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Is Analog Devices, Inc. (NASDAQ:ADI) Struggling With Its 10% Return On Capital Employed?

Victor Youngblood

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Today we’ll look at Analog Devices, Inc. (NASDAQ:ADI) and reflect on its potential as an investment. Specifically, we’re going to calculate its Return On Capital Employed (ROCE), in the hopes of getting some insight into the business.

First of all, we’ll work out how to calculate ROCE. Then we’ll compare its ROCE to similar companies. And finally, we’ll look at how its current liabilities are impacting its ROCE.

Understanding Return On Capital Employed (ROCE)

ROCE is a measure of a company’s yearly pre-tax profit (its return), relative to the capital employed in the business. Generally speaking a higher ROCE is better. In brief, it is a useful tool, but it is not without drawbacks. Author Edwin Whiting says to be careful when comparing the ROCE of different businesses, since ‘No two businesses are exactly alike.’

So, How Do We Calculate ROCE?

The formula for calculating the return on capital employed is:

Return on Capital Employed = Earnings Before Interest and Tax (EBIT) ÷ (Total Assets – Current Liabilities)

Or for Analog Devices:

0.10 = US$1.9b ÷ (US$20b – US$1.4b) (Based on the trailing twelve months to November 2018.)

So, Analog Devices has an ROCE of 10%.

View our latest analysis for Analog Devices

Does Analog Devices Have A Good ROCE?

When making comparisons between similar businesses, investors may find ROCE useful. We can see Analog Devices’s ROCE is meaningfully below the Semiconductor industry average of 14%. This performance could be negative if sustained, as it suggests the business may underperform its industry. Separate from how Analog Devices stacks up against its industry, its ROCE in absolute terms is mediocre; relative to the returns on government bonds. It is possible that there are more rewarding investments out there.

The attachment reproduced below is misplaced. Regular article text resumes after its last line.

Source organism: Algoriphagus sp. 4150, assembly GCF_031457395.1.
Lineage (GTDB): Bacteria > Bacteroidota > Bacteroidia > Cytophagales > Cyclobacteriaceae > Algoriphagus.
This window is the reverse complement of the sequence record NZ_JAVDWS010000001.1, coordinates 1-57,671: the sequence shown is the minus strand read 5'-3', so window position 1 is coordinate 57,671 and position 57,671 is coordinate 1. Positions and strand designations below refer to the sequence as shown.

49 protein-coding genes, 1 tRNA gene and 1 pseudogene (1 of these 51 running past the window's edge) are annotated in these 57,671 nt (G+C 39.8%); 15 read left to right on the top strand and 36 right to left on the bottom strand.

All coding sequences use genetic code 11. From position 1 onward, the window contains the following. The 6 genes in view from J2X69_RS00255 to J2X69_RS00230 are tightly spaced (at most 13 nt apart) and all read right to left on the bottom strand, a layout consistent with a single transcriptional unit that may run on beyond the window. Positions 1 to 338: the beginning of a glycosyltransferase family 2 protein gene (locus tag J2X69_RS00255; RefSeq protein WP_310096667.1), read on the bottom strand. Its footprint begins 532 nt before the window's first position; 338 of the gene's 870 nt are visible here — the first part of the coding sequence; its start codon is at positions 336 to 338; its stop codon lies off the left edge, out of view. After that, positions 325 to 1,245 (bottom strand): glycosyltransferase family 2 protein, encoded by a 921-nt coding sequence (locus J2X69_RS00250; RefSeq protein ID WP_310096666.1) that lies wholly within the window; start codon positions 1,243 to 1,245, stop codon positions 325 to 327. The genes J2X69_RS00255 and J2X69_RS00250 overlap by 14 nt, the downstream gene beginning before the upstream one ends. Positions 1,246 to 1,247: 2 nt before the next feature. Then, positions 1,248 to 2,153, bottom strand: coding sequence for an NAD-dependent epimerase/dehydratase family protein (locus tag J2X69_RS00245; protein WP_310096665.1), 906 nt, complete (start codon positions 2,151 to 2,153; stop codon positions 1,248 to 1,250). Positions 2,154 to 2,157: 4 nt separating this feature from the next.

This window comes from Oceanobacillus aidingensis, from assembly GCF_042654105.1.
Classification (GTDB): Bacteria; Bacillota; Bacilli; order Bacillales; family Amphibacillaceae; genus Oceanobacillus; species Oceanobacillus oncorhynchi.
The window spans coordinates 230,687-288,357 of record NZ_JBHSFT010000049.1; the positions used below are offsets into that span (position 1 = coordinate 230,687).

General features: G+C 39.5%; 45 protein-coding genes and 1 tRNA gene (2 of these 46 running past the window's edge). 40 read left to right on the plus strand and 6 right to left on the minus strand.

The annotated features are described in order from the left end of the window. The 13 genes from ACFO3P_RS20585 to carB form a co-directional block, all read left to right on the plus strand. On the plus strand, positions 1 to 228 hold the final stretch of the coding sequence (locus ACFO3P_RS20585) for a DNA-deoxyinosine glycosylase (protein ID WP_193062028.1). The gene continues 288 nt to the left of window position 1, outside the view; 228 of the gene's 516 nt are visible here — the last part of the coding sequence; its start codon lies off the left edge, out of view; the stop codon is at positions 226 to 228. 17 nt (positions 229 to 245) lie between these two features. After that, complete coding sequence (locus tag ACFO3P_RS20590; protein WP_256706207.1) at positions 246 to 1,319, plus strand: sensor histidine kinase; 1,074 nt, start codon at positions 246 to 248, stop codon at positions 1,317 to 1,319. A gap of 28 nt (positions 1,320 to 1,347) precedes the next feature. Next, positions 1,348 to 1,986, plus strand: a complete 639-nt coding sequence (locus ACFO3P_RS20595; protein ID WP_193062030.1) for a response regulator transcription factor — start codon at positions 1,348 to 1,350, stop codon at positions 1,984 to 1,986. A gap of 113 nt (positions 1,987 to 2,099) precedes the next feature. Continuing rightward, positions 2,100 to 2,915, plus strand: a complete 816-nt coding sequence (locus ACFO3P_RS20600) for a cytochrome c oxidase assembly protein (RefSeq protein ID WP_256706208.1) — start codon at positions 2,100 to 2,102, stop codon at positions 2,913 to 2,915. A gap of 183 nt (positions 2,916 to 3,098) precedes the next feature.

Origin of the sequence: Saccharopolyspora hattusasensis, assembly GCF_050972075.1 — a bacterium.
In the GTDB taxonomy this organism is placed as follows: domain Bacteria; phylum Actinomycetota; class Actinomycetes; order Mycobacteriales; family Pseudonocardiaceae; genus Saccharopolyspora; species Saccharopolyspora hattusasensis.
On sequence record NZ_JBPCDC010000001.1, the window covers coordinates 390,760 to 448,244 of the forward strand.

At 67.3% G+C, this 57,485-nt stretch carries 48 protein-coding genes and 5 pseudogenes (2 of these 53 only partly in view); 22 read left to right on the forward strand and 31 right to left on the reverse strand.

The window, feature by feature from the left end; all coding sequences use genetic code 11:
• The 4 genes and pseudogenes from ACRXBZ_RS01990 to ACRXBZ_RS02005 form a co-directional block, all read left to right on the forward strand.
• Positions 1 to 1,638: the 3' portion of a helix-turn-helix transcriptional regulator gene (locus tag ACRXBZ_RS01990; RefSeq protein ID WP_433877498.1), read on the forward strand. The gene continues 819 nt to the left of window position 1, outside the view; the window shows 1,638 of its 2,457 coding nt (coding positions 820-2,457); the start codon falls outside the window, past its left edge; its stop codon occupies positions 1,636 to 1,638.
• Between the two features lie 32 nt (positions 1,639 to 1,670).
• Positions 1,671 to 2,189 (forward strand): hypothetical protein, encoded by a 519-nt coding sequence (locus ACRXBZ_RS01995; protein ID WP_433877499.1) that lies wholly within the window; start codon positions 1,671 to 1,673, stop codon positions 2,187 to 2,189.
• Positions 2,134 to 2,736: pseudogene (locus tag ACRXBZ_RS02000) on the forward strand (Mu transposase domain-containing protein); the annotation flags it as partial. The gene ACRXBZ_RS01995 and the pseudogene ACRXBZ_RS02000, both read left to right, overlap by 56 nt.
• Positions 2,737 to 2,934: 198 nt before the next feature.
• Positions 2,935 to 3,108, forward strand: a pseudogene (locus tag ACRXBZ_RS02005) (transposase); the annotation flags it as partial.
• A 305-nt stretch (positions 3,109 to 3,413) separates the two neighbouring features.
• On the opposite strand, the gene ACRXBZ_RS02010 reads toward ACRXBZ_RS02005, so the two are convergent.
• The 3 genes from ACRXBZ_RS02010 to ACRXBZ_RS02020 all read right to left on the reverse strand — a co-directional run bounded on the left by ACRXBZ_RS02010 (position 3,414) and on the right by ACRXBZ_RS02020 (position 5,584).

Analog Devices’s current ROCE of 10% is lower than 3 years ago, when the company reported a 14% ROCE. Therefore we wonder if the company is facing new headwinds.

NASDAQGS:ADI Last Perf February 18th 19

When considering ROCE, bear in mind that it reflects the past and does not necessarily predict the future. Companies in cyclical industries can be difficult to understand using ROCE, as returns typically look high during boom times, and low during busts. This is because ROCE only looks at one year, instead of considering returns across a whole cycle. Future performance is what matters, and you can see analyst predictions in our free report on analyst forecasts for the company.

What Are Current Liabilities, And How Do They Affect Analog Devices’s ROCE?

Liabilities, such as supplier bills and bank overdrafts, are referred to as current liabilities if they need to be paid within 12 months. Due to the way the ROCE equation works, having large bills due in the near term can make it look as though a company has less capital employed, and thus a higher ROCE than usual. To counter this, investors can check if a company has high current liabilities relative to total assets.

Analog Devices has total assets of US$20b and current liabilities of US$1.4b. Therefore its current liabilities are equivalent to approximately 6.9% of its total assets. Analog Devices has a low level of current liabilities, which have a minimal impact on its uninspiring ROCE.

What We Can Learn From Analog Devices’s ROCE

Analog Devices looks like an ok business, but on this analysis it is not at the top of our buy list. You might be able to find a better buy than Analog Devices. If you want a selection of possible winners, check out this free list of interesting companies that trade on a P/E below 20 (but have proven they can grow earnings).

If you are like me, then you will not want to miss this free list of growing companies that insiders are buying.

We aim to bring you long-term focused research analysis driven by fundamental data. Note that our analysis may not factor in the latest price-sensitive company announcements or qualitative material.

If you spot an error that warrants correction, please contact the editor at editorial-team@simplywallst.com. This article by Simply Wall St is general in nature. It does not constitute a recommendation to buy or sell any stock, and does not take account of your objectives, or your financial situation. Simply Wall St has no position in the stocks mentioned. On rare occasion, data errors may occur. Thank you for reading.